In a world in which remote work is the new normal, securing, and governing your company’s most critical data becomes more important than ever before. The increased volume of information and multiple collaboration systems create complexity for managing business records with serious cost and risk implications. As organizations across a variety of industries face ever-increasing regulations, many companies move data to different systems of record to manage them and comply with regulations. However, moving content to a different system, instead of managing it in place, can increase the risk of missing records or not declaring them properly. 

General availability of Microsoft 365 Records Management

Today, we are excited to announce the general availability of Microsoft 365 Records Management to provide you with significantly greater depth in protecting and governing critical data. With Records Management, you can:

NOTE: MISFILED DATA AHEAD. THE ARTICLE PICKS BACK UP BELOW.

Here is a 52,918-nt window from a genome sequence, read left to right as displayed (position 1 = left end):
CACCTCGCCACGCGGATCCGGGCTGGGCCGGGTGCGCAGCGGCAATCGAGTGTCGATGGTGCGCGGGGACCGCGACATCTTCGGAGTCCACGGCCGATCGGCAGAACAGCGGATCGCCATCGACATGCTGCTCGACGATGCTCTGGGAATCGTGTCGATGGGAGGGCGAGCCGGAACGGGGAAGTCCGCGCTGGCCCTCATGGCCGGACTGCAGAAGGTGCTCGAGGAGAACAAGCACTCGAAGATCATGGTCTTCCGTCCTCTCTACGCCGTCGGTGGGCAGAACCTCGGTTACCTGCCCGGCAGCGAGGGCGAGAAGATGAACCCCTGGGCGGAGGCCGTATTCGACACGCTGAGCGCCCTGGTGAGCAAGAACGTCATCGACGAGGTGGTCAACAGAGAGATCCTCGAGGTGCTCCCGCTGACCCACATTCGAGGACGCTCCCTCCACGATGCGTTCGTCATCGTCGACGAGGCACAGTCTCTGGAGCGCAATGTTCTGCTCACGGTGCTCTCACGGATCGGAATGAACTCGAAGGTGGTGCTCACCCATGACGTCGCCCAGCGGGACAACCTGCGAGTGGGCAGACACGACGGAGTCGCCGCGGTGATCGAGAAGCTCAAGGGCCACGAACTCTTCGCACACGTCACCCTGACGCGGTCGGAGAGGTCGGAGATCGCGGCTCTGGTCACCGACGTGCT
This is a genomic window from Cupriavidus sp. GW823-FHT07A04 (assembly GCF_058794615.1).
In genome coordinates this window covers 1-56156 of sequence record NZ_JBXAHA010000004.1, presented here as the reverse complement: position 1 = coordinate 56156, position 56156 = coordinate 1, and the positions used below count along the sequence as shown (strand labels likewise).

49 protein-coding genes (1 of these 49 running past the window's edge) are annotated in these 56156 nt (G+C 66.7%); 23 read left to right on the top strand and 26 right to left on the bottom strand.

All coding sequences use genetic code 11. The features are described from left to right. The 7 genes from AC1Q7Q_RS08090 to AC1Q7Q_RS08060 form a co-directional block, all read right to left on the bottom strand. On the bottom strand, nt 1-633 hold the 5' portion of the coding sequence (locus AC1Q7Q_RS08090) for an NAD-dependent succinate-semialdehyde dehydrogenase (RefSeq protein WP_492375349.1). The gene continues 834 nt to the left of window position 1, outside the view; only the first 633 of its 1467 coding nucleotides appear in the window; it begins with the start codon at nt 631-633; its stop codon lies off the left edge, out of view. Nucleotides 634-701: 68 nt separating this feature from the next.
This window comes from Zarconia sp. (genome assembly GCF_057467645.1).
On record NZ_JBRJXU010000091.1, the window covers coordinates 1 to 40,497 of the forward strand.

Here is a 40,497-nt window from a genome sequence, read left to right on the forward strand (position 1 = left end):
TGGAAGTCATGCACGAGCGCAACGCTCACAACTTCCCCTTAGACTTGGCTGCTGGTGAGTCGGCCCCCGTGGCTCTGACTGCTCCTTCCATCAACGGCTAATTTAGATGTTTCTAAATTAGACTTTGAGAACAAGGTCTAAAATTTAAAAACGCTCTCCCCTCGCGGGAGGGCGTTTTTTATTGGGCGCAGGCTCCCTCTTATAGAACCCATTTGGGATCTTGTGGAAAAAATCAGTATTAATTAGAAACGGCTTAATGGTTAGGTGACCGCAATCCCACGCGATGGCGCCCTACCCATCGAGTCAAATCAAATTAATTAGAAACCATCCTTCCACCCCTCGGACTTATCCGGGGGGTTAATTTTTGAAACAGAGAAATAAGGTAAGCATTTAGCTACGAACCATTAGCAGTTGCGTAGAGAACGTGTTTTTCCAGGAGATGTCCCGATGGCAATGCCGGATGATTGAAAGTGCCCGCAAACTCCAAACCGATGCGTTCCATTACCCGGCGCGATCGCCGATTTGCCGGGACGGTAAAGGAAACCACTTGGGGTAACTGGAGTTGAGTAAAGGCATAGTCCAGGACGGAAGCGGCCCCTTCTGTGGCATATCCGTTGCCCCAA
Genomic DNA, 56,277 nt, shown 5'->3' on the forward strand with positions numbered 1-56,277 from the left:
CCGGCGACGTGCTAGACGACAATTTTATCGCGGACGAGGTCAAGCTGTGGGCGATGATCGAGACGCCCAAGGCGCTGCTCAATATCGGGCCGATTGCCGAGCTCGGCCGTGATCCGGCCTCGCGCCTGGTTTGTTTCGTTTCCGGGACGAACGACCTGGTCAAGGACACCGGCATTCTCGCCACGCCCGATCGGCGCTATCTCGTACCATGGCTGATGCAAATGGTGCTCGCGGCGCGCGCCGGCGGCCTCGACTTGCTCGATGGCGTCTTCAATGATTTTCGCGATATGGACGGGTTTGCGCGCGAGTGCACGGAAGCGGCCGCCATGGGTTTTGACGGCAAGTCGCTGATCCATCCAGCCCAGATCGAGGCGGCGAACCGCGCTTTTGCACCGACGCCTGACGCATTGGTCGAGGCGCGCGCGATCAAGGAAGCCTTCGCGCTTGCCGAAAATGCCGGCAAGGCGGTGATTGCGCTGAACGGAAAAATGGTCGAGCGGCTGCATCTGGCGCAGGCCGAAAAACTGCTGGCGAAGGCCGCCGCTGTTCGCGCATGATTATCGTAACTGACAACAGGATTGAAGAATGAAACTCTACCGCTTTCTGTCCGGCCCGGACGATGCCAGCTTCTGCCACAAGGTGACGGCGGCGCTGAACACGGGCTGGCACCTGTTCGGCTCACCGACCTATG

• Classify, retain, review, dispose, and manage content without compromising productivity or data security.
  • Leverage machine learning capabilities to identify and classify regulatory, legal, and business critical records at scale.
  • Help demonstrate compliance with regulations through defensible audit trails and proof of destruction.

You can now access Records Management in the compliance center in Microsoft 365.

Data governance matters now more than ever

Striking the right balance between data governance and productivity: Records Management is built into the Microsoft 365 productivity stack and existing customer workflows, easing the friction that often occurs between enforcing governance controls and user productivity. For example, say your team is working on a contract. Thanks to built-in retention policies embedded in the tools people use every day, they can continue to be productive while collaborating on a contract that has been declared a record—such as sharing, coauthoring, and accessing the record through mobile devices. We have also integrated our disposition process natively into the tools you use every day, including SharePoint and Outlook. Records versioning also makes collaboration on record-declared documents better, so you can track when edits are made to the contract. It allows users to unlock a document with a record label to make edits to it with all records safely retained and audit trails maintained. With Records Management, you can balance rigorous enforcement of data controls with allowing your organization to be fully productive.